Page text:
How To Set Your 2019 Reading Goals

by Karen Green

If you’re starting to set your intentions for 2019, why not add a reading goal to that list? It’s a fun way to keep track of all the great books you’ve read (and want to read), as well as a gentle nudge to nurture your reading habits. And if you want to get competitive about it, many of these reading goals include a social component where you can see how others are doing with their own reading goals.

But whether you keep track of your reading goals digitally, socially or in a more personal or analog way, the benefit is the same: making time for more books in your life. Take a look at these platforms and ideas for setting your reading goals and see which one best suits your reading style—or meld two of the challenges together, like the PopSugar challenge recorded on the 50 Book Pledge, to come up with a truly personal reading goal for 2019!

 

Goals with an open-ended book choice

Keep track of the books you’ve read and share your experience with friends on these sites that allow you to set your own goals and choose your own books.

Goodreads

By far the largest and most-used book sharing platform out there, Goodreads integrates its yearly reading challenge into your account, so once you’ve signed up for the challenge and set your reading goal, every book you input into your Goodreads account for the year will be automatically counted towards your goal. It’s very user-friendly and gives you a fun infographic at the end of the year so you can take a look at your own reading metrics.

 

50 Book Pledge

The 50 Book Pledge is a little bit more focused than Goodreads and aimed at bookworms that want to keep track of their books as they read them, with a set goal of reading nearly one book per week. The site offers weekly book recos, a social/discussion component with other readers, contests and a chance to earn badges. There is a robust #50bookpledge community on Twitter to keep readers motivated as well.

 

Goals with a recommended book choice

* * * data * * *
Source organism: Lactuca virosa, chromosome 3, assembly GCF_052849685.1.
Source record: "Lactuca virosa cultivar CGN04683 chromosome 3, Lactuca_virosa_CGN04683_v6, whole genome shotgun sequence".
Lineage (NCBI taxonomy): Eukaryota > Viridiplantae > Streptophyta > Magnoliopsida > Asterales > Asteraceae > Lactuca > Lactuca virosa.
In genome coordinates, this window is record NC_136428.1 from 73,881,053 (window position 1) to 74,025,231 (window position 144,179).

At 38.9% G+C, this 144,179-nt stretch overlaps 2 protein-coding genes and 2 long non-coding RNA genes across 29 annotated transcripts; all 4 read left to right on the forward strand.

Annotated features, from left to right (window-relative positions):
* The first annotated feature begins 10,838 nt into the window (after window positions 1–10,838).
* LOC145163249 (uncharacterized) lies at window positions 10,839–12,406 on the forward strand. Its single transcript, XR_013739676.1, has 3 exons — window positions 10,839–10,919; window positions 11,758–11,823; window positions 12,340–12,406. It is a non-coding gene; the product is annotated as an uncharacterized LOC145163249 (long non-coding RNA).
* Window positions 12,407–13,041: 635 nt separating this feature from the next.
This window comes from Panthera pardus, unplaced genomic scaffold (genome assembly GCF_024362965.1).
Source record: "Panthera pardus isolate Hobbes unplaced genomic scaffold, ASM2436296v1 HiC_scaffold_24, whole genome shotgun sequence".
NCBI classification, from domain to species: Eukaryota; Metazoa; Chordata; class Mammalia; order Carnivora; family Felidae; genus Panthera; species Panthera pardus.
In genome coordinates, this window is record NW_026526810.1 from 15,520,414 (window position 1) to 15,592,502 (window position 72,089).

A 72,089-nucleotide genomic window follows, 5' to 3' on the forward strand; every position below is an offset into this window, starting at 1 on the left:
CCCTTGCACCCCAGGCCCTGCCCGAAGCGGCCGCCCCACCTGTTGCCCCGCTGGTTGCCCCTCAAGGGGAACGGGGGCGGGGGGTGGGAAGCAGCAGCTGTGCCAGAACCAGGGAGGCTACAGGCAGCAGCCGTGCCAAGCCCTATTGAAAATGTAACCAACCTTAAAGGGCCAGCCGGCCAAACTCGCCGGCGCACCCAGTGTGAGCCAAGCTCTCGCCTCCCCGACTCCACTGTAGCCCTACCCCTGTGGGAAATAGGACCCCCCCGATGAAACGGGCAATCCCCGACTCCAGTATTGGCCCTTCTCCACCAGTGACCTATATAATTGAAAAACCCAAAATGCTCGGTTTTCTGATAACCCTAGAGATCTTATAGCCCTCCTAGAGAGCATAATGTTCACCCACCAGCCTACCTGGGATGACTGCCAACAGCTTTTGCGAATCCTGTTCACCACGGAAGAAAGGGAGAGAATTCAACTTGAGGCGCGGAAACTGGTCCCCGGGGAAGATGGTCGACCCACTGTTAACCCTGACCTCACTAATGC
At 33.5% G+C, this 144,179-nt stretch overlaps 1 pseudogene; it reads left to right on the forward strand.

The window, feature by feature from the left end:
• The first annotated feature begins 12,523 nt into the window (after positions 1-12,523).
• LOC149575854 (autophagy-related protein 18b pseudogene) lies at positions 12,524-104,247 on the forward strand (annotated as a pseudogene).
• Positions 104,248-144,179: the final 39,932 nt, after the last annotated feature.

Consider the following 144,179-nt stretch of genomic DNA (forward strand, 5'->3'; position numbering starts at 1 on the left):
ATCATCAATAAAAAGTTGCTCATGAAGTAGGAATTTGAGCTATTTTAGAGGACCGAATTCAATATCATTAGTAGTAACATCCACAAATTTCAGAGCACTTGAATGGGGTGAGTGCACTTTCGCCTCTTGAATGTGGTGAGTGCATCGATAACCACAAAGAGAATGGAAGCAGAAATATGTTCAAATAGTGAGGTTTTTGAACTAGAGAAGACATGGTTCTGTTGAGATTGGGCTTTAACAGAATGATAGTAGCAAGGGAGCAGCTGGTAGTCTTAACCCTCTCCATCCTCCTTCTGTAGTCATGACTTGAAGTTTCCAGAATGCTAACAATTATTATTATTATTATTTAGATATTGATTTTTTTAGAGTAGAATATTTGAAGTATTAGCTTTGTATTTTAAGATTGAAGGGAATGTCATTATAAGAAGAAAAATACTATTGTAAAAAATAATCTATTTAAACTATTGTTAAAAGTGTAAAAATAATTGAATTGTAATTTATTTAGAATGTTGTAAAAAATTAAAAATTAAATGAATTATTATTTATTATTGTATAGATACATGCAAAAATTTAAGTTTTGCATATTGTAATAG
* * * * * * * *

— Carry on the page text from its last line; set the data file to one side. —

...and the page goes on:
If you have a specific reading goal in mind, from diversifying your usual author choices to doing a deep dive into a specific genre, these plentiful challenges are for you. Check out Pinterest or Instagram for links to lists, often created by books bloggers.


 

 

Goals with a hybrid book choice

These reading challenges offer a way to pare your reading choices to meet a diverse list of book themes. These are great goals if you’re looking for a little bit of direction and enjoy being persuaded out of your usual box when it comes to genre, author or even cover art. Keep track of your goals on your own or incorporate one of these challenges into a digital app.

PopSugar

PopSugar is ahead of the game with the release of their 2019 Reading Challenge, with 40 unique criteria, including “A book written by an author from Asia, Africa, or South America” and “A book with an item of clothing or accessory on the cover.”

 

Read Harder

Book Riot’s yearly challenge includes 24 categories of books and in 2018 included diverse prompts to get you out of your usual reading comfort zone, from “A comic written or drawn by a person of color,” to “A children’s classic published before 1980.” They even sell a great little book to write your progress in.

 

 

What are your reading goals for 2019? Will you take part in one of these challenges? Let us know in the comments!

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